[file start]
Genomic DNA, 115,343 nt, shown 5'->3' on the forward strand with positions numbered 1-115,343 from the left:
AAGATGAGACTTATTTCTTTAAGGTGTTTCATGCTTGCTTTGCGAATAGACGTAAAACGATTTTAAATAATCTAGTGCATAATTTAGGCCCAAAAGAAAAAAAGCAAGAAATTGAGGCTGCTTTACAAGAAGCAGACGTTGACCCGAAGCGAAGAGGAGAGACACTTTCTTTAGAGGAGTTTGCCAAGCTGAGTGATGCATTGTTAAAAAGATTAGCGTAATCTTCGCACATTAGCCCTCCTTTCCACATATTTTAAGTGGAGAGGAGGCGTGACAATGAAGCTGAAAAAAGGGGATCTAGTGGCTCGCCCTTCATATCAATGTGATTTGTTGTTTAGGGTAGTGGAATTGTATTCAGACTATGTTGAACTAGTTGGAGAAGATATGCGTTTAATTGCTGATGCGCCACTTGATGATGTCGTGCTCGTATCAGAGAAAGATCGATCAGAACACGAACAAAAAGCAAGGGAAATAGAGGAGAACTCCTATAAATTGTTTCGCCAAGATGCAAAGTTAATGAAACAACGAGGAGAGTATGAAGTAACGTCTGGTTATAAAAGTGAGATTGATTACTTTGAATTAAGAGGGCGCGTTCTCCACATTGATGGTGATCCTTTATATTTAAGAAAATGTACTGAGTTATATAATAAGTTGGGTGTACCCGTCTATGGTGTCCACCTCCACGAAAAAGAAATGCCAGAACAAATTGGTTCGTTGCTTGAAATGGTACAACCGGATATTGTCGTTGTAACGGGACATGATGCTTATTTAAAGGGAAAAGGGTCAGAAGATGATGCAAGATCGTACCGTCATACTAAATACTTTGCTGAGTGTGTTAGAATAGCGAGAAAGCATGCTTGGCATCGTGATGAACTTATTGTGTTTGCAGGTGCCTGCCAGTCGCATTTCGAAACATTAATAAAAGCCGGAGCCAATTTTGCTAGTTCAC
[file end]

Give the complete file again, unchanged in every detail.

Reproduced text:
Genomic DNA, 115,343 nt, shown 5'->3' on the forward strand with positions numbered 1-115,343 from the left:
AAGATGAGACTTATTTCTTTAAGGTGTTTCATGCTTGCTTTGCGAATAGACGTAAAACGATTTTAAATAATCTAGTGCATAATTTAGGCCCAAAAGAAAAAAAGCAAGAAATTGAGGCTGCTTTACAAGAAGCAGACGTTGACCCGAAGCGAAGAGGAGAGACACTTTCTTTAGAGGAGTTTGCCAAGCTGAGTGATGCATTGTTAAAAAGATTAGCGTAATCTTCGCACATTAGCCCTCCTTTCCACATATTTTAAGTGGAGAGGAGGCGTGACAATGAAGCTGAAAAAAGGGGATCTAGTGGCTCGCCCTTCATATCAATGTGATTTGTTGTTTAGGGTAGTGGAATTGTATTCAGACTATGTTGAACTAGTTGGAGAAGATATGCGTTTAATTGCTGATGCGCCACTTGATGATGTCGTGCTCGTATCAGAGAAAGATCGATCAGAACACGAACAAAAAGCAAGGGAAATAGAGGAGAACTCCTATAAATTGTTTCGCCAAGATGCAAAGTTAATGAAACAACGAGGAGAGTATGAAGTAACGTCTGGTTATAAAAGTGAGATTGATTACTTTGAATTAAGAGGGCGCGTTCTCCACATTGATGGTGATCCTTTATATTTAAGAAAATGTACTGAGTTATATAATAAGTTGGGTGTACCCGTCTATGGTGTCCACCTCCACGAAAAAGAAATGCCAGAACAAATTGGTTCGTTGCTTGAAATGGTACAACCGGATATTGTCGTTGTAACGGGACATGATGCTTATTTAAAGGGAAAAGGGTCAGAAGATGATGCAAGATCGTACCGTCATACTAAATACTTTGCTGAGTGTGTTAGAATAGCGAGAAAGCATGCTTGGCATCGTGATGAACTTATTGTGTTTGCAGGTGCCTGCCAGTCGCATTTCGAAACATTAATAAAAGCCGGAGCCAATTTTGCTAGTTCAC